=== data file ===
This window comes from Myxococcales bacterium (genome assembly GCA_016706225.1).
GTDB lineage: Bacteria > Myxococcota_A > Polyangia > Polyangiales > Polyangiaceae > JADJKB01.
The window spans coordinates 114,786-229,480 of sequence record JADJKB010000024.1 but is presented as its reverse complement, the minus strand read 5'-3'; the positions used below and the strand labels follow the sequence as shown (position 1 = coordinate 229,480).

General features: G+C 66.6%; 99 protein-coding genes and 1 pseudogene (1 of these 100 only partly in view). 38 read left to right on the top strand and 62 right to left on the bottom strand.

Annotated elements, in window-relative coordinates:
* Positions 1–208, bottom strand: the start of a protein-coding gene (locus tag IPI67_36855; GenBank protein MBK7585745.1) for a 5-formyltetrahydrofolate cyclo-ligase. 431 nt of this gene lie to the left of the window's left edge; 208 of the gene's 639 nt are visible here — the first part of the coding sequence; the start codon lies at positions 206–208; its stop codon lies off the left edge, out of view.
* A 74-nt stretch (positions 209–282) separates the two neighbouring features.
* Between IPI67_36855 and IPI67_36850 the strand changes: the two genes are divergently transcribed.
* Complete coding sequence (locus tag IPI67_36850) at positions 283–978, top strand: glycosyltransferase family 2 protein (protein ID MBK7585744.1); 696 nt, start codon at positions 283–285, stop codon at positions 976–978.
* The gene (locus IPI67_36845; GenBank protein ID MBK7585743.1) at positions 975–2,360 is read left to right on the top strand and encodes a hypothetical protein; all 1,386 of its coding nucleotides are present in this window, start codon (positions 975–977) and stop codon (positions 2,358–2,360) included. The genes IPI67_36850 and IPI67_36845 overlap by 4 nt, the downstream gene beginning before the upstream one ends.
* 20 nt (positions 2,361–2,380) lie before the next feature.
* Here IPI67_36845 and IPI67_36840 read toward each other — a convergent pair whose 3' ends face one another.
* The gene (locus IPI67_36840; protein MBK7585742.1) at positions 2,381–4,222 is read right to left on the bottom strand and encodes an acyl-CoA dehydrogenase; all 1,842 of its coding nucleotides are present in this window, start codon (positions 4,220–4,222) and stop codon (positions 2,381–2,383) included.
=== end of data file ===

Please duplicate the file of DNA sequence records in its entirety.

This window comes from Myxococcales bacterium (genome assembly GCA_016706225.1).
GTDB lineage: Bacteria > Myxococcota_A > Polyangia > Polyangiales > Polyangiaceae > JADJKB01.
The window spans coordinates 114,786-229,480 of sequence record JADJKB010000024.1 but is presented as its reverse complement, the minus strand read 5'-3'; the positions used below and the strand labels follow the sequence as shown (position 1 = coordinate 229,480).

General features: G+C 66.6%; 99 protein-coding genes and 1 pseudogene (1 of these 100 only partly in view). 38 read left to right on the top strand and 62 right to left on the bottom strand.

Annotated elements, in window-relative coordinates:
* Positions 1–208, bottom strand: the start of a protein-coding gene (locus tag IPI67_36855; GenBank protein MBK7585745.1) for a 5-formyltetrahydrofolate cyclo-ligase. 431 nt of this gene lie to the left of the window's left edge; 208 of the gene's 639 nt are visible here — the first part of the coding sequence; the start codon lies at positions 206–208; its stop codon lies off the left edge, out of view.
* A 74-nt stretch (positions 209–282) separates the two neighbouring features.
* Between IPI67_36855 and IPI67_36850 the strand changes: the two genes are divergently transcribed.
* Complete coding sequence (locus tag IPI67_36850) at positions 283–978, top strand: glycosyltransferase family 2 protein (protein ID MBK7585744.1); 696 nt, start codon at positions 283–285, stop codon at positions 976–978.
* The gene (locus IPI67_36845; GenBank protein ID MBK7585743.1) at positions 975–2,360 is read left to right on the top strand and encodes a hypothetical protein; all 1,386 of its coding nucleotides are present in this window, start codon (positions 975–977) and stop codon (positions 2,358–2,360) included. The genes IPI67_36850 and IPI67_36845 overlap by 4 nt, the downstream gene beginning before the upstream one ends.
* 20 nt (positions 2,361–2,380) lie before the next feature.
* Here IPI67_36845 and IPI67_36840 read toward each other — a convergent pair whose 3' ends face one another.
* The gene (locus IPI67_36840; protein MBK7585742.1) at positions 2,381–4,222 is read right to left on the bottom strand and encodes an acyl-CoA dehydrogenase; all 1,842 of its coding nucleotides are present in this window, start codon (positions 4,220–4,222) and stop codon (positions 2,381–2,383) included.